The Service flag (also called the Blue Star banner) is an official banner authorized by the Department of Defense for display by families who have members serving in the Armed Forces during any period of war or hostilities the United States may be engaged in for the duration of such hostilities.

The flag or banner is officially defined as a white field with a red border, with a blue star for each family member serving in the Armed Forces of the United States. A gold star (with a blue edge) represents a family member who died during military operations.

The Blue Star flag was introduced during World War I by Army Captain Robert L. Queisser who had two sons serving on the front lines. The flag quickly became the unofficial symbol of a child in service. Later, the Women’s Committee of the Council of National Defense suggested that mothers who lost a child serving in the war be able to wear a gold star on the traditional black arm band. This led to the tradition of covering the blue star with a gold star on the Service flag to indicate that the service member had died.

During World War II, the practice of displaying the Service flag became very widespread. However, the practice was almost ignored during the Vietnam War.

The Department of Defense specified what family members are authorized to display the flag to include the wife, husband, mother, father, stepmother or stepfather, parent through adoption, foster parents, children, stepchildren, children through adoption, brothers, sisters and half-brothers and half-sisters of a member of the Armed Forces of the United States. The Service flag is an indoor flag and if displayed, should be facing out from the front window of the residence of the persons authorized.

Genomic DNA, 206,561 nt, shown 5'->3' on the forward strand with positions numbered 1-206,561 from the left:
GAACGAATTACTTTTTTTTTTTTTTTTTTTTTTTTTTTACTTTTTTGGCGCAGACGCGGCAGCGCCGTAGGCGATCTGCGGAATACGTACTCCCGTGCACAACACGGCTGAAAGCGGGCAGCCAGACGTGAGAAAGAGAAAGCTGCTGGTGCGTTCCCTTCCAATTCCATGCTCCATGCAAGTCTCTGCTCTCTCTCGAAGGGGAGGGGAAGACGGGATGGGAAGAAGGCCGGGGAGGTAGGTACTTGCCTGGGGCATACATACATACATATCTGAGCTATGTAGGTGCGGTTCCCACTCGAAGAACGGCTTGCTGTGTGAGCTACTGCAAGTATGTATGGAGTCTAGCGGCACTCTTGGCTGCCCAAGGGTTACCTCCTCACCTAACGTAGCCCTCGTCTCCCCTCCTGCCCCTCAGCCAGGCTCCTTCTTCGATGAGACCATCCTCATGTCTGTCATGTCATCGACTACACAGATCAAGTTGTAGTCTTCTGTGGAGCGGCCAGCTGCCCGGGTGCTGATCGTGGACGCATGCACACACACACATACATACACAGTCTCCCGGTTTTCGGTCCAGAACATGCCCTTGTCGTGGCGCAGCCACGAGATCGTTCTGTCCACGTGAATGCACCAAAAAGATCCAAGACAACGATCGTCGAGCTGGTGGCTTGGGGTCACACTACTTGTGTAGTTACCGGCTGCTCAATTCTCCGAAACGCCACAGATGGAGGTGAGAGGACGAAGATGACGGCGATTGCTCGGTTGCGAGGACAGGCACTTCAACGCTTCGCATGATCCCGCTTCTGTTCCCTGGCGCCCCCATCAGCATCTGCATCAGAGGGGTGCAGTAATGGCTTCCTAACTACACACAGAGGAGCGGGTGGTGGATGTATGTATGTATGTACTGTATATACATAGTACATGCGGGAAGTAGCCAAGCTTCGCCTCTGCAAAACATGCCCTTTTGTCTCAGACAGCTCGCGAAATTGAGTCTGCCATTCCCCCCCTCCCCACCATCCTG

If the United States flag is also displayed, it should be of equal or greater proportions and should take the place of honor above the Service flag.

If a family has more than one family member serving, they can have a flag with multiple stars on it. A gold star flag, if displayed, should take the place of honor above the blue star flag.

The Walter W. Craig American Legion Post in New Bethlehem would like to honor all those families who have loved ones currently serving their country by presenting a Blue Star or Gold Star flag to them.

Families wishing to receive a Blue Star or Gold Star flag should provide the service member’s name, branch of service, relationship to the individual submitting the request, and contact information to: American Legion, P.O. Box 244, New Bethlehem, PA 16242.

RAY ISHMAN

Service Officer

Walter W. Craig

American Legion Post

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